Jar Jar Jinx - or Et tu Mother Nature?

As promised, here’s the final pictures of the Dinner in a Jar project. Of course, Mother Nature decided to spit on my whole planned evening. We were rained out of the Shakespeare in the park event where I had intended to debut my nifty little picnic idea. But, dang it, people were going to eat out of those jars if I had to sit on them. Cause it was a darned good idea. And it really worked out well. Here’s how it went down in the end:

The cornbread was baked in the jars using Paula Deen’s Corny Cornbread recipe (, dropping the temperature 25 degrees for cooking in glass, and giving the inside a good shot of non-stick spray. I put about an inch of batter in the bottom of each half pint jar and wiggled it a bit to get it smoothed out, and put them on a cookie sheet to bake. The recipe said 30 minutes, and since my jars were smaller than a baking pan I figured on 20 minutes. But it actually took about 35. And this cornbread is so moist, it held up for another 15 minutes in the oven on warm without drying out.

For the stew, T used this recipe from the Santa Fe School of Cooking (, or at least as close as she’s able to follow any recipe. That girl is an inveterate fiddler when it comes to cooking. I asked for this recipe because when it comes to green chile, I’m vehemently anti-tomato. And I really don’t care who knows my food segregationist leanings. Beef stew with tomatoes, yes. Green chile stew with tomatoes, no today, no tomorrow, no forever. I also asked her to use some cornstarch to thicken the juice a little. On its own, the thinner broth from the recipe would be fine. But in a layered dish, I though it needed a touch more structural integrity. And we used pork butt in stead of beef.

Then final touch was T’s cauliflower mash. It’s a trade secret, but I know that there’s roasted cauliflower, a little potato and milk. Truly delightful.

The jars came out of the oven, and we layered in a dipper of stew, a good serving spoon of the mash, then a drizzle of the stew broth on top. Then the lids went on, a wipe of the jar, and into the cozies they went. I found bright bandanas at Wal-Mart to use as napkins, and rubber banded one to the top of each jar, for extra insulation. They were actually quite cute in the end. Unfortunately, because of the show being cancelled, I didn’t get a full field test of the entire idea. So I don’t know if it would have held up as far as temperature and transportation. But I can say – delicious. The final product ended up being like the most amazing tamale you ever had in your entire life. I could have eaten 2. I didn’t. But I could have. And the little jars not only looked sweet, but the cozies made them easy to hold, and there was this lovely warmth that seeped out from the cotton that would warm your hands on a fall night under the stars. Or at least I imagine it would. If the weather would have cooperated and it wasn’t piddling with rain and ruining my night . . . aaaaaahhhhhggg! Mother Nature, I shake my fist at you!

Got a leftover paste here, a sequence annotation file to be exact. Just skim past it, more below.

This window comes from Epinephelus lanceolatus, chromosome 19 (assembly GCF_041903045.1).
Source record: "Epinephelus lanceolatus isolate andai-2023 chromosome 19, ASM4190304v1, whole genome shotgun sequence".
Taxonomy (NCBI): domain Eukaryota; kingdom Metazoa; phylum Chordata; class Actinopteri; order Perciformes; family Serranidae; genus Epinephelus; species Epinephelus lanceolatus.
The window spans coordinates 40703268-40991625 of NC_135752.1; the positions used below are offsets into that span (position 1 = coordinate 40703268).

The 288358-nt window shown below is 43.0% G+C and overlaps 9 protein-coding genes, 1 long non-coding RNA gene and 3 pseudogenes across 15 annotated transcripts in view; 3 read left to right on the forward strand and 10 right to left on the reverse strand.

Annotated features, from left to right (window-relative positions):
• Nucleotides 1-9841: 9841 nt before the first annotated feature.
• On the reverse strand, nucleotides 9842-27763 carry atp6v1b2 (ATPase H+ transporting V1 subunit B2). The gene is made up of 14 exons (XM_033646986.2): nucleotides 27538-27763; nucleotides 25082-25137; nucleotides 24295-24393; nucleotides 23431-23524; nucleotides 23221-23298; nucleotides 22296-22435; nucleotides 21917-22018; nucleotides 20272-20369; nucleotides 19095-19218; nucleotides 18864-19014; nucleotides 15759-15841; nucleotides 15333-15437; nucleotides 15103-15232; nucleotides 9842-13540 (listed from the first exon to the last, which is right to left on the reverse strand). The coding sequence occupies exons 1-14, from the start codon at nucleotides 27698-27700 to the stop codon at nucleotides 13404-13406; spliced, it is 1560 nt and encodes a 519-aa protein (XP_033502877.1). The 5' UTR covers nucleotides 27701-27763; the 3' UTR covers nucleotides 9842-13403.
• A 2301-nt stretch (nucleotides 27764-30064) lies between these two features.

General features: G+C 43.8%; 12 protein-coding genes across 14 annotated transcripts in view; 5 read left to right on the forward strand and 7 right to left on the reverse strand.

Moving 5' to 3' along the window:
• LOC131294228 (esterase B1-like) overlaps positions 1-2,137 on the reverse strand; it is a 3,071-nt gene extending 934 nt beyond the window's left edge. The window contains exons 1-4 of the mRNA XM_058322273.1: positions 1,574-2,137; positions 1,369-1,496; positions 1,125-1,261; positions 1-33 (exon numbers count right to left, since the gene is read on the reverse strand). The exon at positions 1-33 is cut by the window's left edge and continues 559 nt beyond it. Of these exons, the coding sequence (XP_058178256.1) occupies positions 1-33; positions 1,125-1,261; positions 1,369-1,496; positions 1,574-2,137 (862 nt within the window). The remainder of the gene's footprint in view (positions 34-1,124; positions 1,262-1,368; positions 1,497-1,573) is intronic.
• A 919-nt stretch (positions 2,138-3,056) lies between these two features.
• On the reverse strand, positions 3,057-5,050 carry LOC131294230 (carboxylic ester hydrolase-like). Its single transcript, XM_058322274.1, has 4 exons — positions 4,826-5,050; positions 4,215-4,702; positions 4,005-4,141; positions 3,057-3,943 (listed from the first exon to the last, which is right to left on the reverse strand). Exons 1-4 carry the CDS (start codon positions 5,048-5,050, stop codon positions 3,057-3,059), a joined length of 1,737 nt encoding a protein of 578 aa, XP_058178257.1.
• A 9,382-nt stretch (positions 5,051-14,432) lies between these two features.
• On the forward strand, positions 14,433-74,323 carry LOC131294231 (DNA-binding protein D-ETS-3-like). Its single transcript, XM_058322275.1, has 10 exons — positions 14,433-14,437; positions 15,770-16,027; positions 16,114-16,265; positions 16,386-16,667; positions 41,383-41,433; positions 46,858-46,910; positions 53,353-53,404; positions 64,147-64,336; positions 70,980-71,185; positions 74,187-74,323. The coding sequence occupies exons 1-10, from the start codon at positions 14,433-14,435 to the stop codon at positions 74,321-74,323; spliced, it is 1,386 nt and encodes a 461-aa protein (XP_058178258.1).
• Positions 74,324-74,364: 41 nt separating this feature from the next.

Anyway. This was full-on Martha Stewart action, y'all. And overall, well worth the trouble. And since all the accessories (jars, cozies, bandanas) are reusable, the next time it will be a piece of cake to pull it all together. Plus, it ends up being not only cute as hell, but more eco-friendly than plastic bowls and paper napkins. If I do say so myself – success.

TIME: Quotes of the Day